How Parents Can Reduce Holiday Stress

Reduce Your Stress This Holiday Season

Holiday Stress

The holidays are supposed to be fun, right? But with the stress from all the extra work of preparing for the holiday season, parents, especially, can forget to have fun. Parents know that childhood holiday memories stay with us our whole lives. And so we want to be sure our children remember happy times, not ones filled with holiday stress and chaos.​

To make that happen, take stock of what is important to you this holiday season, then make a plan. Don't let your to-do list get the better of you. The benefit of streamlining your holiday chores, of course, is that it leaves you more time with family. Try these tips and tricks for staying organized and (relatively) stress-free.

Set Priorities

Christmas list

Take a moment before the holiday rush begins and consider the things you are most committed to this holiday season--your top priorities. It could be gifts for your children and close friends and relatives or a family get-together. You might have professional commitments that are inflexible, so at the same time prioritize you work life during for the holidays. Try to include at least one thing that is purely for your own personal enjoyment in your top priorities.

Next, add in all the other stuff that you know will come up during the holiday season. And think about what is reasonable to actually do and jettison what is not. In other words, think twice before you promise to make that gingerbread house for the family Christmas celebration or host Thanksgiving dinner.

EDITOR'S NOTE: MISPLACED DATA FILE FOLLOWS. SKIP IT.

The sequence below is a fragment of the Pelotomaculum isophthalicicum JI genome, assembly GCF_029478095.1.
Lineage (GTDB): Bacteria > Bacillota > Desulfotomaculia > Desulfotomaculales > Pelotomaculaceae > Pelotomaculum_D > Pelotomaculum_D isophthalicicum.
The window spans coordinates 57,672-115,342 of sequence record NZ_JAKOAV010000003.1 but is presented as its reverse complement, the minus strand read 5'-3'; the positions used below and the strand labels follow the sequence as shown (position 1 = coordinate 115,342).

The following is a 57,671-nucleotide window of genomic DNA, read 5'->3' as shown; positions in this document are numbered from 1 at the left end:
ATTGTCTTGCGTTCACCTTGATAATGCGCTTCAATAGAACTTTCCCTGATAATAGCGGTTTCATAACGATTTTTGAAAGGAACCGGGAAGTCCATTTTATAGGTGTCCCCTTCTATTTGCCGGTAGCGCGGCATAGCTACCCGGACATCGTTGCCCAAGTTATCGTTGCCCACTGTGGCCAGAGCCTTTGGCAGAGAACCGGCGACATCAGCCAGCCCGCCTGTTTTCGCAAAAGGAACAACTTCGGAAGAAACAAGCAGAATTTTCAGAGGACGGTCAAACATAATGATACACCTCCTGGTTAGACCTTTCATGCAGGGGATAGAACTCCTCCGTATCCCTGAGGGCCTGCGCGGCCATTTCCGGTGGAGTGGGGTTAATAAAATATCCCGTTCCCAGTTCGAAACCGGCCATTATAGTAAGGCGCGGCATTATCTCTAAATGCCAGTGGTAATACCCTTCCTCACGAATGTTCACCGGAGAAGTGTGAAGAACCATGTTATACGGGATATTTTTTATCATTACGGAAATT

Be Open to Change

Holiday Traditions

Holiday traditions are important, but they must grow and evolve every year. This may mean skipping a favorite tradition when life becomes too crazy or on the flip side adding something new. Traditions don't die if you skip them just once. In the ebb and flow of life, some things become easier over time. And that's especially true with kids. So try to recognize when your kids are ready for more or different holiday activities.

Cutting your own Christmas tree might have been out questions when you had an infant in tow, but when kids are in elementary school it can be a great family outing. Capturing that moment when they are the right age is important: they might be less interested when they are teenagers, and it might more trouble than it’s worth when they’re toddlers.

If you do have to cut out a favorite activity, like a party or travel, try making up a new, less time-consuming holiday activity for the family. And eventually, it could become part of your annual holiday traditions.

Make a List and Check It (More Than) Twice

Holiday list

If your kids have a Christmas gift list, why shouldn't you? Though the parents’ lists are likely to be less fun because they are probably "to do" lists. But a well-made to-do list is like a gift because it will help you navigate the holiday season with less stress.